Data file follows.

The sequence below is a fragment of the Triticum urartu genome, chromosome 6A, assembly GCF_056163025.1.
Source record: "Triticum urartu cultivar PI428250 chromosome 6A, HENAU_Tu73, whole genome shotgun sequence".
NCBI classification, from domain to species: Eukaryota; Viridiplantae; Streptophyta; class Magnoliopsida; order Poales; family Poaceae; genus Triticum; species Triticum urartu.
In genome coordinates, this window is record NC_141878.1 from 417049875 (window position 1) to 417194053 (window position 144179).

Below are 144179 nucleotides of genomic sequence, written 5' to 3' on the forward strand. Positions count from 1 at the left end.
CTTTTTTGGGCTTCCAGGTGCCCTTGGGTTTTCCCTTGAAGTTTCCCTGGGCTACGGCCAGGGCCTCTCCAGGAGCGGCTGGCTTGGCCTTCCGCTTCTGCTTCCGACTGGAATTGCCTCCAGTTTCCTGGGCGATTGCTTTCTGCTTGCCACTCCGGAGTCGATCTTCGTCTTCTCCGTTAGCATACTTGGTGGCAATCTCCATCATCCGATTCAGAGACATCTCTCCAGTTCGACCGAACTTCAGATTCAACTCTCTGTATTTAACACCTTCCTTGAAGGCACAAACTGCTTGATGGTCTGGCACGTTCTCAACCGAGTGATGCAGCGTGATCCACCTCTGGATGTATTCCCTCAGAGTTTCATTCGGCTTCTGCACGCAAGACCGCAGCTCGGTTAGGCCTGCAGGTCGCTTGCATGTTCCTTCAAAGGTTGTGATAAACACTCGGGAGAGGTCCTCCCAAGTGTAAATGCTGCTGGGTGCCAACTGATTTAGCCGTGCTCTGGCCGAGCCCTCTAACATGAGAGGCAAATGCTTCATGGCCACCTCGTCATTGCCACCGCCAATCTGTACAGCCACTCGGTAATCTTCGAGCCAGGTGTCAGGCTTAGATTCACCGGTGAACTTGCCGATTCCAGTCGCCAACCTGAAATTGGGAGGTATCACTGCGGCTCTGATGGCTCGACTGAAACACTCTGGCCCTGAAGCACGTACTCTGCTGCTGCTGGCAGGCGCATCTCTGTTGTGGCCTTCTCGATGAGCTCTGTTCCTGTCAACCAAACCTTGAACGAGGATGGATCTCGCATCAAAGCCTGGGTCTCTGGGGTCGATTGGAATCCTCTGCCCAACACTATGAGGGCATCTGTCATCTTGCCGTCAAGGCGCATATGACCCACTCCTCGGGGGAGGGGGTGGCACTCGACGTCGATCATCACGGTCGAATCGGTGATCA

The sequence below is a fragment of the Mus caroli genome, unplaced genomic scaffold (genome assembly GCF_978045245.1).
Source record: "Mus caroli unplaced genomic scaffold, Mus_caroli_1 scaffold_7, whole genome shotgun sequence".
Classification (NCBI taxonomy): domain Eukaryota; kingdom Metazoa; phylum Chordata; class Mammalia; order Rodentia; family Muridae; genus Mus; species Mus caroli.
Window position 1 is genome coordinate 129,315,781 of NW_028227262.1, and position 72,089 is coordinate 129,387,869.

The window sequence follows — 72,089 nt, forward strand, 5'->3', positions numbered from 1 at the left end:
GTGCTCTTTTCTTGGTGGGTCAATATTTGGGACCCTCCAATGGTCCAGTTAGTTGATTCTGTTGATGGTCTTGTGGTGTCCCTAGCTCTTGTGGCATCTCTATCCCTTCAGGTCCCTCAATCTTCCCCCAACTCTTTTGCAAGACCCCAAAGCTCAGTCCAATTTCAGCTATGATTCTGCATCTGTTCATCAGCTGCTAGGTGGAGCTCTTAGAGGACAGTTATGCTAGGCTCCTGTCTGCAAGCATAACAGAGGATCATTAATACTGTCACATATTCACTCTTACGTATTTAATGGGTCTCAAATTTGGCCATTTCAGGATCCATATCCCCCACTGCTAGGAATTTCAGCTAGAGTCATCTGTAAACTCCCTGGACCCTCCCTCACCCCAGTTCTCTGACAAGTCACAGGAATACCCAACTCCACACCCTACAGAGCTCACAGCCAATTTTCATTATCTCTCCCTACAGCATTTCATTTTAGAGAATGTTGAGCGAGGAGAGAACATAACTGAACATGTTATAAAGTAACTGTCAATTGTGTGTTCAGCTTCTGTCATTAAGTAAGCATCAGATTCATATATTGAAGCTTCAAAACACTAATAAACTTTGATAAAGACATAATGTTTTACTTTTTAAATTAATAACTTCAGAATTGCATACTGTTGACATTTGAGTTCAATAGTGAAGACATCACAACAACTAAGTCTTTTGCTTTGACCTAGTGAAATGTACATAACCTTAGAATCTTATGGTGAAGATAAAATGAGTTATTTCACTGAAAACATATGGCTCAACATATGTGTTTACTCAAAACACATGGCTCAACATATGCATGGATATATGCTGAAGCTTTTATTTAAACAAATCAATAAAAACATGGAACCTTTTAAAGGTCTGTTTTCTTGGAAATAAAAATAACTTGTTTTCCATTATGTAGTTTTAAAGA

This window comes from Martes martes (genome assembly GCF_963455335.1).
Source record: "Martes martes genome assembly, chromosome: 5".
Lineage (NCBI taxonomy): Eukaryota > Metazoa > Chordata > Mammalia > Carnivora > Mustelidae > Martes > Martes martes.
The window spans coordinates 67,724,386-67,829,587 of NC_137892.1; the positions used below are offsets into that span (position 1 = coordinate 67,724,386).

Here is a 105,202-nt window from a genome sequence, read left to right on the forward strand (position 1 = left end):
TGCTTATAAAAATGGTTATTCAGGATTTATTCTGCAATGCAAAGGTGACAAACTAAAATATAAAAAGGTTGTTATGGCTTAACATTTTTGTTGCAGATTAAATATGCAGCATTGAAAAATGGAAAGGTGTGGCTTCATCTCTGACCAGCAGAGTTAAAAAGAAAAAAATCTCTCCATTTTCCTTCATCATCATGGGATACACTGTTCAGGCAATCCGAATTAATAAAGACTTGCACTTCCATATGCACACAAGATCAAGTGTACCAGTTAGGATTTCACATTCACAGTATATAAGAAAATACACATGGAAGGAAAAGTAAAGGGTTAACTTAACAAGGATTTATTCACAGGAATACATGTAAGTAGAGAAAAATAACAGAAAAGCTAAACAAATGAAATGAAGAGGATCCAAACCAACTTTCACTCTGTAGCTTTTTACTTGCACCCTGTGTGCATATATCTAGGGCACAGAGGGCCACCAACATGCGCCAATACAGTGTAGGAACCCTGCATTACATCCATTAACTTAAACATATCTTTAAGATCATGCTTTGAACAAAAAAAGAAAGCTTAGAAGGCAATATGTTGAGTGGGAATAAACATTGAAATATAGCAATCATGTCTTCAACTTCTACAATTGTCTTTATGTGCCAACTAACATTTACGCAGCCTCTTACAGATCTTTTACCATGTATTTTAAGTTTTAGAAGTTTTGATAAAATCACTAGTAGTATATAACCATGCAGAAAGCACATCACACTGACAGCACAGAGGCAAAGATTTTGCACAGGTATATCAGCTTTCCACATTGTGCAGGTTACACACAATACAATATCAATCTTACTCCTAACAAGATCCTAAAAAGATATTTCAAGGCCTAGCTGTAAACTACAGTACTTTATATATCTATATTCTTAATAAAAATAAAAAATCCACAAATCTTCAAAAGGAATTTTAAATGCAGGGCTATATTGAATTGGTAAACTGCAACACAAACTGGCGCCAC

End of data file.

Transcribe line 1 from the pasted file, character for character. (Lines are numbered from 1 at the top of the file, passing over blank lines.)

The sequence below is a fragment of the Triticum urartu genome, chromosome 6A, assembly GCF_056163025.1.